Business Lessons from Dad

Business Lessons from My Dad

Business Lessons from DadFather’s Day is a few days away and this day reminds me of the business lessons I learned from my dad at the dinner table each day while I was growing up. He was a co-owner of a machine shop—a small business—that made parts for such items as telephone equipment, helicopters, and the Minuteman missile. Needless to say, his lessons—spoken and unspoken—had a profound impact on me. (This is a blog I ran 4 years ago but wanted to revisit it with some modifications.)

Running a business is 24/7.

My dad talked about the routine and the not-so-routine events of his business day. He talked about some of the challenges he faced and the solutions he devised. I remember the amazing looking machines (drill presses and such) he put together to make the parts he contracted to sell. He lived his business and he shared it with his family.

Taking risks is routine.

By definition, being a business owner means taking risks. My dad took a big one when he started the company after World War II; it was a time when machine shops were closing, not opening. He took another big risk when the company built a factory in the Bronx. He put everything on the line to get it done (I was young but looking back I believe our house was used for collateral). I learned that taking risks is just something you do if you want to own a business.

Be careful who you go into business with.

He started his business with a partner; they had equal ownership. Years later, they took in another partner and split profits equally among the three of them. Each partner had his own distinct talents—business operations, finances, sales—and that was where they directed their efforts. I recall there being some serious conflicts from time to time, but overall the arrangement worked well because they knew each other well.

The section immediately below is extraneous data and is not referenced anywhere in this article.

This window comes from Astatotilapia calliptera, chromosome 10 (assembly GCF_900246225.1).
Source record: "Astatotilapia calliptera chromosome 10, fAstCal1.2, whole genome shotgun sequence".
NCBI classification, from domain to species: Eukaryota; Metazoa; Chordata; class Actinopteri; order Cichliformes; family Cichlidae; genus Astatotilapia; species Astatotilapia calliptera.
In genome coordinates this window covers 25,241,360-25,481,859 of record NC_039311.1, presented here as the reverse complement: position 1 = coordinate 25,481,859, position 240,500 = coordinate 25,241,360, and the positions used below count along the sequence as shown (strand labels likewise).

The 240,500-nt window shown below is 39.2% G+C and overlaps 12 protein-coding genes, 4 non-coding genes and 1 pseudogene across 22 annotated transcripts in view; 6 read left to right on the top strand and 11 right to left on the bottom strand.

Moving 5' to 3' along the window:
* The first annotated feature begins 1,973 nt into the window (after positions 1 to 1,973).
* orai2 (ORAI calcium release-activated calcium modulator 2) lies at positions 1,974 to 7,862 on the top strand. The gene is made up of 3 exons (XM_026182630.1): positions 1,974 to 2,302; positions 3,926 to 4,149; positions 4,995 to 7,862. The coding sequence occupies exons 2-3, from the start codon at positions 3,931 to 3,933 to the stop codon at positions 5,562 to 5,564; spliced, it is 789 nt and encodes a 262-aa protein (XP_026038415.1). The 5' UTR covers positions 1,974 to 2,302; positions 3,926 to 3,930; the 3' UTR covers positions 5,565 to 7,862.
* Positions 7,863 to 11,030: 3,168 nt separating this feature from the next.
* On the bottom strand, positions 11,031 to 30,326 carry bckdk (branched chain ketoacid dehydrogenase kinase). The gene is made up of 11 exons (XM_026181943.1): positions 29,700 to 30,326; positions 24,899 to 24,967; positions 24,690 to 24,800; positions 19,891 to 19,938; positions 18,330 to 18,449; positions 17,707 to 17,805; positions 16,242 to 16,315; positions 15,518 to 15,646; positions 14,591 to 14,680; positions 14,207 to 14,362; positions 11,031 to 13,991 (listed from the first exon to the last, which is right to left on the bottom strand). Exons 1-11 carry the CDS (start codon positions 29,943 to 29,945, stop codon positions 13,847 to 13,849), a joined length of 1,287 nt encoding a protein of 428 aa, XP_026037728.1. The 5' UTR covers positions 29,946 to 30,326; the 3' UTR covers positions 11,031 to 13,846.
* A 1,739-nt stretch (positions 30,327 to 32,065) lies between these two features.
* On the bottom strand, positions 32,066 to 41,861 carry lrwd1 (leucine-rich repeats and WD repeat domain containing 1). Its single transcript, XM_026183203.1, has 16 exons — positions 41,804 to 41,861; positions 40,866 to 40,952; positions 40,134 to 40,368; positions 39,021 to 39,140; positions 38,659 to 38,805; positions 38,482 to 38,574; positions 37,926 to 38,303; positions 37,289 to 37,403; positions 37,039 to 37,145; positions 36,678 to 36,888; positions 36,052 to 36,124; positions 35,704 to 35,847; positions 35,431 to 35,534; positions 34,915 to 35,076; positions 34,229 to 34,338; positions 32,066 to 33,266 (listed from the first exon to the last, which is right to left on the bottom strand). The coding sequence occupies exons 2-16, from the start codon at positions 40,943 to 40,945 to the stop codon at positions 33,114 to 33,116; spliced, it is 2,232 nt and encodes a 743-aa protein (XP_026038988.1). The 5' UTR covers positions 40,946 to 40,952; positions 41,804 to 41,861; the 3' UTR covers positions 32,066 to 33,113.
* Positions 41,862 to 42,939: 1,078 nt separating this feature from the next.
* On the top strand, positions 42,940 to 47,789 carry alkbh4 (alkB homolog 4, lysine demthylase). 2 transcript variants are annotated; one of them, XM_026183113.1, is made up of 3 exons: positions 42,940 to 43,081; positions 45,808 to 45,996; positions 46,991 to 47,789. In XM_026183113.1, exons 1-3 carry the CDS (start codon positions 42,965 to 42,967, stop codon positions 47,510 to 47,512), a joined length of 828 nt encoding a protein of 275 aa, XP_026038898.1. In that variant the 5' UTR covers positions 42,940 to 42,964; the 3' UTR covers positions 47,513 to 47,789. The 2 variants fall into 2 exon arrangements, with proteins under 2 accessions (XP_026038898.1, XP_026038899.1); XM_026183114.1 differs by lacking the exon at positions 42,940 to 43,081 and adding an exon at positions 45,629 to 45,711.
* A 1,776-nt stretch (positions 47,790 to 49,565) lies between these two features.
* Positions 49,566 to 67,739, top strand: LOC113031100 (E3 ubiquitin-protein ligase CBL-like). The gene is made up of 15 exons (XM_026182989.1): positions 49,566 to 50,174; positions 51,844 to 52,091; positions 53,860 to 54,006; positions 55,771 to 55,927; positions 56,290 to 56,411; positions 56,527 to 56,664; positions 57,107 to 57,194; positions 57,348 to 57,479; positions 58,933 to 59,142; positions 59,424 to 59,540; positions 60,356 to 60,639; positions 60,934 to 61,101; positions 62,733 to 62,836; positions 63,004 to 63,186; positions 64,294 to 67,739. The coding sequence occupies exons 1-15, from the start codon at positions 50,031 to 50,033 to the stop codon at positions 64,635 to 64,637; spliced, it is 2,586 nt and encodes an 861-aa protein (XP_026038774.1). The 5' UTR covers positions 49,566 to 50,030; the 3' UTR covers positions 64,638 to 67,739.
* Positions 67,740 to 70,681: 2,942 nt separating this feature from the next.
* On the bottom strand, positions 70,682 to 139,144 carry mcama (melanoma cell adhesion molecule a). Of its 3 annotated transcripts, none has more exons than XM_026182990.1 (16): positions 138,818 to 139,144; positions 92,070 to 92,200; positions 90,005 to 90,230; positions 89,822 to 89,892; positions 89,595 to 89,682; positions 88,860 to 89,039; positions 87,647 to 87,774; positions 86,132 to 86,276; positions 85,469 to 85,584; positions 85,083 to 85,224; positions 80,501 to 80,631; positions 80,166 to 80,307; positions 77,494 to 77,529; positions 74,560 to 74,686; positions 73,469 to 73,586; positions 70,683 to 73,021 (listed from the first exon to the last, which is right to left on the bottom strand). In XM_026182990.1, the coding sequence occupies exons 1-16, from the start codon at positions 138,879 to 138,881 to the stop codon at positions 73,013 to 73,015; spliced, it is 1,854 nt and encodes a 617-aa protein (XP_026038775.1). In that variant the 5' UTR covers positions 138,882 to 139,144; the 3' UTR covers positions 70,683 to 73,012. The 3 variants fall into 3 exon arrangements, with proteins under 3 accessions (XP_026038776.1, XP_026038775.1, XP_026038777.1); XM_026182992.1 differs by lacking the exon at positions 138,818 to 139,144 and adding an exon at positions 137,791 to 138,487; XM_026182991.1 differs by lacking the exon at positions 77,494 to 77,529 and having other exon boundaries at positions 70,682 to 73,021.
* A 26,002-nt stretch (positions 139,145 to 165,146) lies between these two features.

Employees come and go.

In small businesses, employees become a sort of family, where personal matters—births, graduations, weddings, illnesses, deaths—are shared with everyone. But no matter how close owners feel to employees, employees may not share the same feelings. They may not even feel loyalty. Some may even leave to start competing companies (a group left my father’s company en masse to set up their own machine shop not far away). Still, this shouldn’t stop owners from working to create good feelings in the workplace.

Dealing with the government is part of daily operations.

I recall various interactions my dad had with the Defense Department, OSHA, IRS, and the NLRB. To be a government contractor with the Defense Department, he had to go through an FBI background check and he talked about how it went. He talked about the company’s IRS audit. And more. I learned that it was just routine to deal with the government, and something that could not be avoided, when running a business.

Conclusion

“My father gave me the greatest gift anyone could give another person, he believed in me.” – Jim Valvano (Jimmy V), college basketball player, coach, and broadcaster.

My dad died many years ago. I wish he could have seen the developments in technology that happened since then; he would surely have embraced them. I wish he could have seen my business success. Maybe he does see?

 

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